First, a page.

CHARLESTON — Less than 20 minutes after becoming an American citizen, Manuel Antonio Toloza dropped to one knee outside the Robert C. Byrd U.S. Courthouse and proposed to his girlfriend, Jenna Nichols.

And she said yes.

Originally from Cuba, Toloza said he’s spent the last five years in the United States, falling in love with its culture. The 19-year-old has spent the last five months working to become a citizen.

Wearing an American flag bow tie on Monday, Toloza said the citizenship process was relatively quick for him. But each of the 49 people at Monday’s naturalization ceremony had their own story to tell.

During the ceremony, Czarina Roseline Wegert, born in Cape Town, South Africa, told the other new citizens and their friends and family about her journey. She was born in Cape Town, South Africa, but came to the United States from Germany.

Wegert, who is black, was forced to flee her home because of the racial apartheid in South Africa. She met her late husband, and they had two children, both of whom were in the audience Monday.

Wegert later returned to South Africa to visit family, but as she was leaving the country, a police officer approached her and told her that black women were being rounded up and sent to prison. She hid in a cabinet on a boat leaving Cape Town. “I became a stowaway,” she said.

“Last night, I cried a good bit of tears,” of happiness and joy, she said.

Naturalization is a 10-step process, according to U.S. Citizenship and Immigration Services. All naturalized citizens must go through this process, which after applying and being interviewed to determine eligibility, are given tests in English, U.S. history, government and civic principles.

The children of Uchechukwu Ignatius Umeh couldn’t stay still as he got his citizenship certificate from Chief U.S. District Justice Thomas E. Johnston on Monday.

“Daddy! Daddy!” Chichi Umeh, 2, and her older sister, Amarachi, 4, yelled as they ran from the crowd and mobbed their father.

Umeh, 38, has lived in the United States for six years, after immigrating from Nigeria. He said his love for America comes from the comfort of finding a loving wife, Rachel, and fathering two beautiful children. The family now lives in Huntington.

He said that whenever, and wherever, you find peace, then that’s where you stay.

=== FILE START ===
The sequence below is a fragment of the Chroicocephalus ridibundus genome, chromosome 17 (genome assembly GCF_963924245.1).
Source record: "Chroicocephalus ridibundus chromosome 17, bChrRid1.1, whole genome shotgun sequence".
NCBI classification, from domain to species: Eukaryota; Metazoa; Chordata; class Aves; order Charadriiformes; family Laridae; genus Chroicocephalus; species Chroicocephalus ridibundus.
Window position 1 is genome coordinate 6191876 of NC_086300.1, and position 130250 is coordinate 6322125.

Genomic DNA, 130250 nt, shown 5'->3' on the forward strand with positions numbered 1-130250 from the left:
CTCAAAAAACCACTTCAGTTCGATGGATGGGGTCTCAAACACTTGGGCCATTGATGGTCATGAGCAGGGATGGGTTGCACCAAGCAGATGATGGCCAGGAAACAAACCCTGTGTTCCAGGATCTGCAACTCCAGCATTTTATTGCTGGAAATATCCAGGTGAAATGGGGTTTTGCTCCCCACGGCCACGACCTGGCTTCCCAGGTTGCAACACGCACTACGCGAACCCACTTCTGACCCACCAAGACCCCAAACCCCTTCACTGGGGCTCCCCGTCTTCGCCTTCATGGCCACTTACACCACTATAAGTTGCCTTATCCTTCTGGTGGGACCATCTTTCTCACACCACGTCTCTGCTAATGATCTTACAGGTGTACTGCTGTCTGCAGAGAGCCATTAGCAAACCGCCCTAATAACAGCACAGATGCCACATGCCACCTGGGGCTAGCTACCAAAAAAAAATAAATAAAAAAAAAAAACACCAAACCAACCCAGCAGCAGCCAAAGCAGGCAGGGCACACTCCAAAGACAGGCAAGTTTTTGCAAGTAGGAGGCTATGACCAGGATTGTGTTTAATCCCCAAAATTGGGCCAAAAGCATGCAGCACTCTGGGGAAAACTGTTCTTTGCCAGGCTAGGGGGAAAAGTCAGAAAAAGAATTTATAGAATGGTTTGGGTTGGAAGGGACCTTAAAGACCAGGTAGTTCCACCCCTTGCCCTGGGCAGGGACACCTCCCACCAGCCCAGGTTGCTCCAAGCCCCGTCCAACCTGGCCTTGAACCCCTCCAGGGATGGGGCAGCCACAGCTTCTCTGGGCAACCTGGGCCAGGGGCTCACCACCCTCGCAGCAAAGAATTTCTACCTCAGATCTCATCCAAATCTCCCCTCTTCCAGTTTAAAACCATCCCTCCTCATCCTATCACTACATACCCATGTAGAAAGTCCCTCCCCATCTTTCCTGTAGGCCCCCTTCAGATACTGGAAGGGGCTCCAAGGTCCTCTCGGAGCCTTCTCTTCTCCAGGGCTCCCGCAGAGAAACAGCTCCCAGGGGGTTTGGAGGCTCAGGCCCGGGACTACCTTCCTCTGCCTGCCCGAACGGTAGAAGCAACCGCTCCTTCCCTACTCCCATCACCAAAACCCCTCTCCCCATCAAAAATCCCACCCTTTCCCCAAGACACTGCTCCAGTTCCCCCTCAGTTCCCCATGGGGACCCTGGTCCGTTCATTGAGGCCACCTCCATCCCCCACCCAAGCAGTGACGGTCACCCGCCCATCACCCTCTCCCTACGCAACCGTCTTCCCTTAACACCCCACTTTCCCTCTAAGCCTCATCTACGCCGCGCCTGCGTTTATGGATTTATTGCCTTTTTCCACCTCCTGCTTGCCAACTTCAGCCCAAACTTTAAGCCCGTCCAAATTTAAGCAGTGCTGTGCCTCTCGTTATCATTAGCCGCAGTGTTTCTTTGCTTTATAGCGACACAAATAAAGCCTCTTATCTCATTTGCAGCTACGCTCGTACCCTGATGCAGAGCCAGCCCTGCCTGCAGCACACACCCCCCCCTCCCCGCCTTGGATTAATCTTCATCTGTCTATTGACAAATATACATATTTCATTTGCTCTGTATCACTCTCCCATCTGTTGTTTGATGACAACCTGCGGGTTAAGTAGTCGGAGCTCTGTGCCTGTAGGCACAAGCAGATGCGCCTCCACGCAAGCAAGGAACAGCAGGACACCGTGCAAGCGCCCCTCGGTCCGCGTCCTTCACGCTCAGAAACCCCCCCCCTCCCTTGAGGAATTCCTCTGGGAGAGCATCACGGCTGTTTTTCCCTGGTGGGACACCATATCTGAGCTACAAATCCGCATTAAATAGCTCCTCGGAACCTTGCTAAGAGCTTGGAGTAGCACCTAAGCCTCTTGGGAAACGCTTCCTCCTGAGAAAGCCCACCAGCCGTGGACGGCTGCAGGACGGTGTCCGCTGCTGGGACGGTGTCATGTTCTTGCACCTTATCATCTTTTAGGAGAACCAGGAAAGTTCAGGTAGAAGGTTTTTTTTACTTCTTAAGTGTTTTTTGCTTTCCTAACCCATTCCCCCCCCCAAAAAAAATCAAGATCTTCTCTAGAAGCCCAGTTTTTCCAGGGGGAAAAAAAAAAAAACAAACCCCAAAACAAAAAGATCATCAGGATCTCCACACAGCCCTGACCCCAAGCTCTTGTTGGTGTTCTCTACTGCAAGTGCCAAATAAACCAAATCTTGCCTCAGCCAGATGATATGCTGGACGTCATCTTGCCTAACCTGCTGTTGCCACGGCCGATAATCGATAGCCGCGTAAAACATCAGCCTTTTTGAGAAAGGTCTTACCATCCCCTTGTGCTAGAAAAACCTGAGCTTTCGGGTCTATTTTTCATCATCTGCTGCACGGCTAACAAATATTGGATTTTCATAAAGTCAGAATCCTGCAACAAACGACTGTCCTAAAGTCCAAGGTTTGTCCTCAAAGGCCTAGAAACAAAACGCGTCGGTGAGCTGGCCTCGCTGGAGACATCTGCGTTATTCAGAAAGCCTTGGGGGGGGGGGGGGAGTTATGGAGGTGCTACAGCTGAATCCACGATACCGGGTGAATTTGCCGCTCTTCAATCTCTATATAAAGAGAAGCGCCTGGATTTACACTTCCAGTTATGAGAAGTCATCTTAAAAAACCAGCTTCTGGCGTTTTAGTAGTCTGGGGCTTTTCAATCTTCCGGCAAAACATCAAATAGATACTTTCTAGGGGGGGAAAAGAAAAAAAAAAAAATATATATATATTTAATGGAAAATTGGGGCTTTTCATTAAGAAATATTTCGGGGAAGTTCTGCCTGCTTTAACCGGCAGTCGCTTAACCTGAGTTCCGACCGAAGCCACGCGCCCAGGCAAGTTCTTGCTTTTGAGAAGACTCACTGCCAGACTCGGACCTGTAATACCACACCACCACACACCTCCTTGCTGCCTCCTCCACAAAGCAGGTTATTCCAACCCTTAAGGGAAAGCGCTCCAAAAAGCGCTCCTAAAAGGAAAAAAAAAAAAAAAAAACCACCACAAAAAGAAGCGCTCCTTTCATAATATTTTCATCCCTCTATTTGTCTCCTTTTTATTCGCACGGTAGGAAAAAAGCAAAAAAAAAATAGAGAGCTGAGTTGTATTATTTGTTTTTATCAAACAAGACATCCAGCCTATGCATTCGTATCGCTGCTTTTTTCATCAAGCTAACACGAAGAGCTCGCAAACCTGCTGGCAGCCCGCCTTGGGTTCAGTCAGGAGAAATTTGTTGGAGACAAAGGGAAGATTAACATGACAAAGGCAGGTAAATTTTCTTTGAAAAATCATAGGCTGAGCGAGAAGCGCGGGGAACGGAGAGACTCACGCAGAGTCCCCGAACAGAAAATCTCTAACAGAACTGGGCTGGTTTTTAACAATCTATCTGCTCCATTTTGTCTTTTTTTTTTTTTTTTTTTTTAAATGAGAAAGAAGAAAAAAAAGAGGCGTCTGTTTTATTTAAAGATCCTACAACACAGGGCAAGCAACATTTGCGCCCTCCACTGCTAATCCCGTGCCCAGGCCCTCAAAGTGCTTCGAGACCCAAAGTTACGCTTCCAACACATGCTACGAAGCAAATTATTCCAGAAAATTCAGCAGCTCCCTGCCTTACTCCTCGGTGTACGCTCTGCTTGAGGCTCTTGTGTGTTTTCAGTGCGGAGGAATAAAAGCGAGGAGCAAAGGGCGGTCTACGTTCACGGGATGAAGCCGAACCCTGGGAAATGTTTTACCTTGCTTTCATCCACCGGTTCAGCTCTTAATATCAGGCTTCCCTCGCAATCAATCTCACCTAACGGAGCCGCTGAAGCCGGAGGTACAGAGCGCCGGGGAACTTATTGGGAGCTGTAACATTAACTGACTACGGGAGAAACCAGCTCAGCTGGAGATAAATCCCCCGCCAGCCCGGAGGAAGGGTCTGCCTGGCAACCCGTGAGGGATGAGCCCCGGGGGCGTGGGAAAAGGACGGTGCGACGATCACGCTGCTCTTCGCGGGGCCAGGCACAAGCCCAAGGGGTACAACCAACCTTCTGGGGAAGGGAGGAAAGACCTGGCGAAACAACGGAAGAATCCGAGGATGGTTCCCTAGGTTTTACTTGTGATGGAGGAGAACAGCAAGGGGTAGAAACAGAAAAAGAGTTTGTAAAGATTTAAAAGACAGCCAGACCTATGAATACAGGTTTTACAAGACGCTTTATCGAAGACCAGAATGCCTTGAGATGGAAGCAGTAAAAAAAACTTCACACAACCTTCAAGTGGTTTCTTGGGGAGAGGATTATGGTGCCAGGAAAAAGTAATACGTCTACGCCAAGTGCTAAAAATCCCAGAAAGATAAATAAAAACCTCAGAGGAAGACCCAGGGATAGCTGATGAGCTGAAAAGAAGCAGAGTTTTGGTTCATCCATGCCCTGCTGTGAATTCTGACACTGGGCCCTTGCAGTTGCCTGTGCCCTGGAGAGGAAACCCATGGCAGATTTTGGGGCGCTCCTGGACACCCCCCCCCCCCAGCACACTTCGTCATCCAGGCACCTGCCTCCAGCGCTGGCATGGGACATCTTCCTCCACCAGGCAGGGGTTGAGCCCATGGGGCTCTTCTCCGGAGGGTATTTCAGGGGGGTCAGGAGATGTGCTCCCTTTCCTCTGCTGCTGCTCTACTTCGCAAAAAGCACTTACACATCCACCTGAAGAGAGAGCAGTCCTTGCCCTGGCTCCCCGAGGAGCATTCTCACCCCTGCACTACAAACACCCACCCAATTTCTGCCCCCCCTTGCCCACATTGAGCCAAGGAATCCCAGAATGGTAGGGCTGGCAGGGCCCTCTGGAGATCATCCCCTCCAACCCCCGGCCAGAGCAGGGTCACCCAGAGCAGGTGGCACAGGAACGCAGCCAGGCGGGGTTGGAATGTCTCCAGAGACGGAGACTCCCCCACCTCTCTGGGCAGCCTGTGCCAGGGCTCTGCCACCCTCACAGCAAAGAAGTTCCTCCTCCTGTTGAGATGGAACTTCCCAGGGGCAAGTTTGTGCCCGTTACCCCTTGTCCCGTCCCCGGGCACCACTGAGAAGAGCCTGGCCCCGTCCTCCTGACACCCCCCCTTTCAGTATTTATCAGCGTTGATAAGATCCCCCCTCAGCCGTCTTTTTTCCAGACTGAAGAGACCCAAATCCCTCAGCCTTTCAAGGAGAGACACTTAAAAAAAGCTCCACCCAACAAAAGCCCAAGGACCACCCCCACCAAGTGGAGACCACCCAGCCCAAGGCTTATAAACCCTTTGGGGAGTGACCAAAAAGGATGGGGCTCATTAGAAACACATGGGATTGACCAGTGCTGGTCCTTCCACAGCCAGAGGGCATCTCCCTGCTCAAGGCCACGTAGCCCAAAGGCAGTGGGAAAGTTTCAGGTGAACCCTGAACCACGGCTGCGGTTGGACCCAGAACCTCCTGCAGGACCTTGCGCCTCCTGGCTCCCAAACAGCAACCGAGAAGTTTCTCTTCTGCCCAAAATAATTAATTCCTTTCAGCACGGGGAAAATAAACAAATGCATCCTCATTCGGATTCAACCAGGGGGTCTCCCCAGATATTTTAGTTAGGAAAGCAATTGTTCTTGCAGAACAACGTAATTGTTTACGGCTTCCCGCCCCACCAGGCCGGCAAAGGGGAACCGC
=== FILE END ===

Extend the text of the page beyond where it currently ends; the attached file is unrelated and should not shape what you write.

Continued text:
The new Americans, and their countries of origin, are:

Emmanuel Atta Agaba, United Kingdom; Clarissa Mina Andres, Philippines; Abdal Razak Arnaoot, Syria; Robin Arora, India; Shweta Kathuria Arora, India; Thai Hoa Arthur, Germany; Editha Dimailig Bancoro, Philippines; Wilder Fernando Barrera, Venezuela; Hadeel Bawarshi, Syria; Franchesca Maglalang Berry, Philippines;

Adona Jorge Blankenship, Philippines; Ligia Guadalupe Aban Canul, Mexico; Fitsum Garshet Direta, Ethiopia; Ziphokazi Lillian Durr, South Africa; Sarinya Fulton, Thailand; Inoke Kolo Funaki, Tonga; Ai Qiu Chen Hopen, China; Mohammad Aminul Karim, Bangladesh; Vishnupriya Kasireddy, India; Erika Patricia Keeney, Mexico;

Hania Khankan, Syria; Bhavna Rajesh Kumbhani, India; Mavis Effie Kwei-Tagoe, Ghana; Huong Thi Thu Le, Vietnam; Aungrisa Mann, Thailand; Edwiin De Jesus Parra Munoz, Mexico; Fufrun Nahar, Bangladesh; Thai Cao Nguyen, Vietnam; Tracie Truong Nguyen, Vietnam; Kelechukwu Uzoma Okoro, Nigeria;

Nazanin Parirokh, Iran; Nuvia Esperanza Villamizar Pereira, Colombia; Shuguang Qian, China; Mostafa Abdellatif Rawash, Egypt; Victoria Elena Real, Venezuela; Jacqueline Mwende Rector, Kenya; Katarina Krajickova Robinson, Slovakia; Diana Salisbury, Russia; Claudia Lucia Sandoval, Peru; Hanan Nayyef Samo, Iraq;

Delfina Stefania Santos Luna, Guatemala; Jocelyn Canlas Stafford, Philippines; Za Rual Lian Thang, Burma; Manuel Antonio Toloza, Cuba; Uchechukwu Ignatius Umeh, Nigeria; Marina Xusainovna Pyankova Underwood, Russia; Czarina Roseline Wegert, Germany; Shaorong Zhang, China; Yunxuan Zhang, China.

Reach Joe Severino at joe.severino@wvgazettemail.com, 304-348-4814 or follow @jj_severino on Twitter.

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